• 9/11 is a good example. No Truther that I’m aware of has ever produced anything approaching a coherent and plausible alternative narrative, unsurprisingly, because attempting to do so, even in a hypothetical manner, always leads you to massive, insurmountable barriers. Truthers simply focus on finding anomalies which they can use to cast doubt on the ON, which they KNOW is a lie. Once an anomaly is found, it is not investigated any further: it is held up as unquestionable proof of the conspiracy. Conspiracists have no plausible answer to questions such as “How did they manage to rig the buildings for CD without any of the thousands of people using the buildings realising?” Such problems are simply ignored. Essentially, the reasoning works as follows: any failure of the ON to provide 100% explanation for every aspect of the events of 9/11 proves that the ON is 100% false. If the CT can provide a possible explanation for 0.1% of what happened, then it is proven beyond all doubt. That the CT cannot explain the remaining 99.9% is simply ignored by conspiracists.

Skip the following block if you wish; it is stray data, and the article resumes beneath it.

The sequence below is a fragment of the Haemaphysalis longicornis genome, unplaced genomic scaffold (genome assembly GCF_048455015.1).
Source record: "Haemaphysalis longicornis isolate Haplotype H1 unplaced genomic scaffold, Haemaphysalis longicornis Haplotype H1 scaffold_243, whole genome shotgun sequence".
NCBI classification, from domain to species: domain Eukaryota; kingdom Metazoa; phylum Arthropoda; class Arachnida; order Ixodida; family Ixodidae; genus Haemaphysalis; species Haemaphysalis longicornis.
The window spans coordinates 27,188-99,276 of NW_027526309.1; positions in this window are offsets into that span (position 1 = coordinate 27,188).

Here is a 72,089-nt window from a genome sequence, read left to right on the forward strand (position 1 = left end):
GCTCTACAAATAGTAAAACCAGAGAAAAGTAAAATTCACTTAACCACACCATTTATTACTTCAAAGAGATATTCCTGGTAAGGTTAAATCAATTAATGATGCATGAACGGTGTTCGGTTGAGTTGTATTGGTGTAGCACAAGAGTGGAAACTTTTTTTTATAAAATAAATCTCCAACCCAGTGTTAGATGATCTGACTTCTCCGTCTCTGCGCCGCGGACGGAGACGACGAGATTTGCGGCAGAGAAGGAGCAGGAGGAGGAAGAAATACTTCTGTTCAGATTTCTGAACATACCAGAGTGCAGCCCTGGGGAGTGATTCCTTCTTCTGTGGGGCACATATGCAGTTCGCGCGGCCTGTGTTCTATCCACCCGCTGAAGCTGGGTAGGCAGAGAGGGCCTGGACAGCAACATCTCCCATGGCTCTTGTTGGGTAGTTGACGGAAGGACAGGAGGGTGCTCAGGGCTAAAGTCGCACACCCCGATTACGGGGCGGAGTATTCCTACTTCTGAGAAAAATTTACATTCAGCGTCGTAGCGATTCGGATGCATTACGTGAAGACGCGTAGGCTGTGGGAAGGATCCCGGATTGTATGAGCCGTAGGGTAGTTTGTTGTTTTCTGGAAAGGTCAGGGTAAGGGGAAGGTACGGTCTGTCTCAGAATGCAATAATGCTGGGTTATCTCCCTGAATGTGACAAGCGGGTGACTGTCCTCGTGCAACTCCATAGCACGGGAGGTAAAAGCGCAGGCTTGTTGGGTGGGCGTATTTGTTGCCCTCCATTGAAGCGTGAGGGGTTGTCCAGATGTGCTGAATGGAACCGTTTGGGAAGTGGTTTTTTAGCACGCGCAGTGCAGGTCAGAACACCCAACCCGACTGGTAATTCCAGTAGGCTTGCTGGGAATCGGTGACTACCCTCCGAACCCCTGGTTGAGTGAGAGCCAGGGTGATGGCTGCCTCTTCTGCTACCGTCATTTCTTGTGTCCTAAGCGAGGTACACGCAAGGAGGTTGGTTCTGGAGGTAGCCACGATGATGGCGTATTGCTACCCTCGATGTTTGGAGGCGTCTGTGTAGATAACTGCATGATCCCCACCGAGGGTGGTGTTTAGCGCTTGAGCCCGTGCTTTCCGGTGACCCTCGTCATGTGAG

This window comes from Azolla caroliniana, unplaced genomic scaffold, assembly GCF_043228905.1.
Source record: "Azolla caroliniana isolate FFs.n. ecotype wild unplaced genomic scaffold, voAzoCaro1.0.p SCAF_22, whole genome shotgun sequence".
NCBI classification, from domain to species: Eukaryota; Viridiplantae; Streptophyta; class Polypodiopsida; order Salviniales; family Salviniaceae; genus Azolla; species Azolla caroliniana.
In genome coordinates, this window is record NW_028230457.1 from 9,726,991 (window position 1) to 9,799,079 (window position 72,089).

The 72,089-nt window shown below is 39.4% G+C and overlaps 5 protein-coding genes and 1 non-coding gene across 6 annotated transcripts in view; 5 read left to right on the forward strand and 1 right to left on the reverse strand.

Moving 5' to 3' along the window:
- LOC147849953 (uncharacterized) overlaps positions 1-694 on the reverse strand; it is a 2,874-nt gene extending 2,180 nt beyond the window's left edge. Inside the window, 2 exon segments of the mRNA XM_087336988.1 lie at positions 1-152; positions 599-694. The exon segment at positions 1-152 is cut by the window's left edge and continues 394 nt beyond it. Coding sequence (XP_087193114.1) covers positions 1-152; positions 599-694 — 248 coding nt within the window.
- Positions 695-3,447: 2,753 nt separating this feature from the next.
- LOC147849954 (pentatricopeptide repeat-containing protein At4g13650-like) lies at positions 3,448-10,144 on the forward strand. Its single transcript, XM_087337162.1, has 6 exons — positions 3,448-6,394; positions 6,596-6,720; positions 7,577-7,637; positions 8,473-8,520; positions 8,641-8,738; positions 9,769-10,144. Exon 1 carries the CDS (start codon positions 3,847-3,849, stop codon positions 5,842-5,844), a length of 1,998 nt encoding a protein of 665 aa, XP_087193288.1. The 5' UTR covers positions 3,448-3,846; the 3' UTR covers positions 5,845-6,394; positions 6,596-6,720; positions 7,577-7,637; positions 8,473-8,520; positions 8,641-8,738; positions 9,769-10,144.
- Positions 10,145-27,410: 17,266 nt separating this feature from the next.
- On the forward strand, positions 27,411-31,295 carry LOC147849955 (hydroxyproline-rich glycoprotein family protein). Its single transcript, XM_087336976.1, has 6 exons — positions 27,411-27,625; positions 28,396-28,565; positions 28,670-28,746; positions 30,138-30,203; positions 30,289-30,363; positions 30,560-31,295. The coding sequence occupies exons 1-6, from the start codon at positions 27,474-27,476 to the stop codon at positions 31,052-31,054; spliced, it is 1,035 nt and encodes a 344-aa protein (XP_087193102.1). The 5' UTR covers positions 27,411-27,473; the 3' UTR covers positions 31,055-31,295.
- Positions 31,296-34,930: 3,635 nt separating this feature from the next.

• 9/11 is a good example. No Truther that I’m aware of has ever produced anything approaching a coherent and plausible alternative narrative, unsurprisingly, because attempting to do so, even in a hypothetical manner, always leads you to massive, insurmountable barriers

        When you subscribe to a world view that holds the ON must be true, any counter narrative must be false. Any alternative narrative is incoherent and silly to you Parsons.

        Truthers have no obligation to provide an alternative in the first place, we only have to provide evidence for our claims.

        Truthers simply focus on finding anomalies which they can use to cast doubt on the ON, which they KNOW is a lie

        I am not aware of a worldview that holds that the ON must be a lie, I do know of a worldview that holds the ON must be true: Parsonism.